Regardless of where your individual beliefs on guns lie, the message being sent by both local governmental agencies and a great number of local residents recently is that the general sentiment is against further restrictions on the ownership of firearms.
Our own unscientific polling, conducted on our Facebook page and website, indicates that, out of the more than 1,000 people who cast a vote, more than 90 percent were in support of the Pike County Fiscal Court passing a resolution declaring Pike County a “Second Amendment Sanctuary.”
People care passionately about this issue, as evidenced by the turnouts for meetings held in Pike, Johnson and Letcher counties locally, in which those counties’ governing bodies unanimously passed the “Second Amendment Sanctuary” resolutions. Floyd is scheduled to vote on the matter Tuesday and there is little expectation that the measure will find opposition there.
In Pike County, the turnout for the meeting was so great that some weren’t even able to come into the Fiscal Courtroom.
However, all these meetings already held have also shared another common trait — they went off without a hitch. There was no violence, no firearms were drawn, no threats were made. Instead, those who are advocating against new restrictions on gun ownership had their say, those governing bodies agreed and both parties went home satisfied.
In neighboring Virginia, where new gun restrictions have been proposed by Gov. Ralph Northam, there are concerns that a rally currently set for Monday at the state Capitol in Richmond may not go as well.
There are few issues about which the beliefs, both for and against, are so deeply-held and passionately-defended.
Regardless of what happens, or doesn’t happen, in Virginia, we would recommend that any discussion of firearms ownership or laws which occurs at the state level in Kentucky take into account the will of the people.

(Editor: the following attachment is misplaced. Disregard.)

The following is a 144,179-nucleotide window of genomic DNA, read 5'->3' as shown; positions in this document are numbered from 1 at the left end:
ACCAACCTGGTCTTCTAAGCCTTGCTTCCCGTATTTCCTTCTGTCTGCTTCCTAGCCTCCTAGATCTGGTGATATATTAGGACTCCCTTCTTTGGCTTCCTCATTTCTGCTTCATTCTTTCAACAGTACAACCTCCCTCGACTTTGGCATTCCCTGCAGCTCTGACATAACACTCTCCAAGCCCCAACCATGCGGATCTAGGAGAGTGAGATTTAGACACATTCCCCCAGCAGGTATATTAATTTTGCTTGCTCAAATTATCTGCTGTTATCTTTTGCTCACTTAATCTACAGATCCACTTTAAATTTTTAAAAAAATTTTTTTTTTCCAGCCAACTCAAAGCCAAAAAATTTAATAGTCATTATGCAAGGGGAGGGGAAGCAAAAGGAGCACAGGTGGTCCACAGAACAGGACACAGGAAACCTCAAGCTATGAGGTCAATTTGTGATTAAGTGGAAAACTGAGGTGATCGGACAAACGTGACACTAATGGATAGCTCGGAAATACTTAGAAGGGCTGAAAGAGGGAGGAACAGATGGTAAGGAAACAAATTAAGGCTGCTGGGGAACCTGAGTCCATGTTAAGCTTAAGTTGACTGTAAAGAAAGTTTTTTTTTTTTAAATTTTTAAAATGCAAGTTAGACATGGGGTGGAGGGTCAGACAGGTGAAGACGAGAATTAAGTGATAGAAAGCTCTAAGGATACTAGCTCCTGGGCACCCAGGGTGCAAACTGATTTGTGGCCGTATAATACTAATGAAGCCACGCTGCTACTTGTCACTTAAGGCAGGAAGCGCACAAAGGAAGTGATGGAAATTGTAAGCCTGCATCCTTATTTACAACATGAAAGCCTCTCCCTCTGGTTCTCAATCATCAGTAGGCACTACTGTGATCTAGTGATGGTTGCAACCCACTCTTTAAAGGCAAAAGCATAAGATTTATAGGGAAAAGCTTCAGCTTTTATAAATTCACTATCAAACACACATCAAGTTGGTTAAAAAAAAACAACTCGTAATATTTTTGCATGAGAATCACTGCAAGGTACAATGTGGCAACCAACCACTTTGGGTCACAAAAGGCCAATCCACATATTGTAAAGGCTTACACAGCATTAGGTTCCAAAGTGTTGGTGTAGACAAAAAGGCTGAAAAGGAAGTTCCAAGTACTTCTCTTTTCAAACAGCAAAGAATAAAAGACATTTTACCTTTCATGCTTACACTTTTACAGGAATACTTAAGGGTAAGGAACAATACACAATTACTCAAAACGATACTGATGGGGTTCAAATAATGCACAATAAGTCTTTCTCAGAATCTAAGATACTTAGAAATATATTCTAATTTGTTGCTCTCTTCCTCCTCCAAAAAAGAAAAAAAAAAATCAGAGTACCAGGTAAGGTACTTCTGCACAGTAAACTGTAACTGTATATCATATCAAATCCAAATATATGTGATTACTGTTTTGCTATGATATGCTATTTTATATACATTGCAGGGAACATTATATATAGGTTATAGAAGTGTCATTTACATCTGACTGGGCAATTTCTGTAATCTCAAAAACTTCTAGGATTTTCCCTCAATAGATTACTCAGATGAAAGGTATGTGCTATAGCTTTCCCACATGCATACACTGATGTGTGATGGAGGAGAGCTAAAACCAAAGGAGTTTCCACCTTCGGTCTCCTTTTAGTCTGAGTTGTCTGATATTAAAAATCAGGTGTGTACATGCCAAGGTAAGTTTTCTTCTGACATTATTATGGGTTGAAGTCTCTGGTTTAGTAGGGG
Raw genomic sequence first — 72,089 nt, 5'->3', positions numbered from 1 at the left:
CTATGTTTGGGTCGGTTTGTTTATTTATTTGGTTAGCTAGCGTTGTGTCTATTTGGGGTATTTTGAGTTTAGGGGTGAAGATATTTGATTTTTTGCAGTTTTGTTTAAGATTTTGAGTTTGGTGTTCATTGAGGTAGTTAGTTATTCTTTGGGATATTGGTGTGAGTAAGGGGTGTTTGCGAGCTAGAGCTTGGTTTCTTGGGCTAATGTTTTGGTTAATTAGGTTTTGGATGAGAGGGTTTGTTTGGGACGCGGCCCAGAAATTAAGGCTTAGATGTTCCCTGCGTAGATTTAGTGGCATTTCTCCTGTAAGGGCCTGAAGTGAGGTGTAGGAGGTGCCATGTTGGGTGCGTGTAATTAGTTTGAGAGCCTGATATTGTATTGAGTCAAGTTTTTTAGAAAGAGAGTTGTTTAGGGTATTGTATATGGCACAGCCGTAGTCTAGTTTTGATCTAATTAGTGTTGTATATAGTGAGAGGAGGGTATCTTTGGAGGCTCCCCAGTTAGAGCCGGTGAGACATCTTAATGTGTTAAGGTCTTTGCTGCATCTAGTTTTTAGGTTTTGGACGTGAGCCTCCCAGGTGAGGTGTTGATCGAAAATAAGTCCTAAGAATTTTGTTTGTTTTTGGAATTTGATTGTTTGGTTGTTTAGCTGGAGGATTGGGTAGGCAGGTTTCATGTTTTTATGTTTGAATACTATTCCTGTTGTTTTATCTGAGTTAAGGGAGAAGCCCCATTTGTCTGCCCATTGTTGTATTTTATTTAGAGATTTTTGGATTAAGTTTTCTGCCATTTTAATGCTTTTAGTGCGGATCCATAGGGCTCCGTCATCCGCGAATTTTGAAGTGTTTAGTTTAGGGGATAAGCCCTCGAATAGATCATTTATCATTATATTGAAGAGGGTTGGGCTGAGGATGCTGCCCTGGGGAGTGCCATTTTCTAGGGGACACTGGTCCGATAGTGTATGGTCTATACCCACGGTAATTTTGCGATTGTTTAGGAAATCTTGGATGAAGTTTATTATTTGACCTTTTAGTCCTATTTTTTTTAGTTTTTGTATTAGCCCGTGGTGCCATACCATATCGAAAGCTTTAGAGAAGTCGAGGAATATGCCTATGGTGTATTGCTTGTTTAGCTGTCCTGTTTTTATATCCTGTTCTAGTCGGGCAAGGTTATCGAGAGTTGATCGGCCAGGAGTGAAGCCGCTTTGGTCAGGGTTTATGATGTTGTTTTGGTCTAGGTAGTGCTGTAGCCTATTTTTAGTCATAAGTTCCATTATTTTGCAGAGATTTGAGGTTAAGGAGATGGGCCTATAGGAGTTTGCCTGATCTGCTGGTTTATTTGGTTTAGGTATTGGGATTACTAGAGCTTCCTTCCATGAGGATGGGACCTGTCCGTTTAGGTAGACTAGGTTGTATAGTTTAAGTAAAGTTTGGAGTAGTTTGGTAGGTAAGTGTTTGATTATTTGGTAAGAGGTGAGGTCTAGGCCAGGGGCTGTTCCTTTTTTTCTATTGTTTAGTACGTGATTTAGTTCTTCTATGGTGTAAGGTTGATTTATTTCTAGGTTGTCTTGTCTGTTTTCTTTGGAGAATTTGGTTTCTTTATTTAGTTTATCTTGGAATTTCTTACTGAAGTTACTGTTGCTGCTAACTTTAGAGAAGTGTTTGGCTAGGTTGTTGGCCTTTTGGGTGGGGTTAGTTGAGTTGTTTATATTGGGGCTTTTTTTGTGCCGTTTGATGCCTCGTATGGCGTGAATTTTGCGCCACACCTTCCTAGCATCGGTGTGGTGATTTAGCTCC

We would say that, especially considering the local displays of sentiment, that the people in Eastern Kentucky are not likely to accept any proposals, such as those being discussed in Virginia. Lawmakers are elected to do the will of the people and these “Second Amendment Sanctuary” resolutions would seem to send the message that the will of the people is not in favor of change on this matter at this time.
One of the keys to ensuring that there is little basis for expansion of gun laws in Kentucky is simply responsible gun ownership. The vast majority of those who own guns, either for sport or personal protection, in our communities in Eastern Kentucky, are just that — responsible.
They ensure that their guns don’t fall into the wrong hands, they ensure they’re trained or at least practiced in using their firearms, they use their weapons responsibly.
Firearms dealers must conduct themselves responsibly, following the laws and regulations that are in place without shortcuts or exceptions.
Sure, there are outliers — those who don’t do the right thing with firearms, but, at least locally, those tend to be a very small minority. Punishing the majority for the lack of personal responsibility by some and bad actions by others wouldn’t seem to be the proper way to go about dealing with the overall problem of violence.
Some restrictive measures have already been filed and some are proposed, but we would question, at this point, whether these measures are solutions in search of a problem and not the other way around — which should never be the basis for legislation.
There’s definitely still room for discussion on this matter, but there’s not a sentiment welcoming to change at this point. The people have spoken, and it’s clear they want the government to keep its hands off their guns.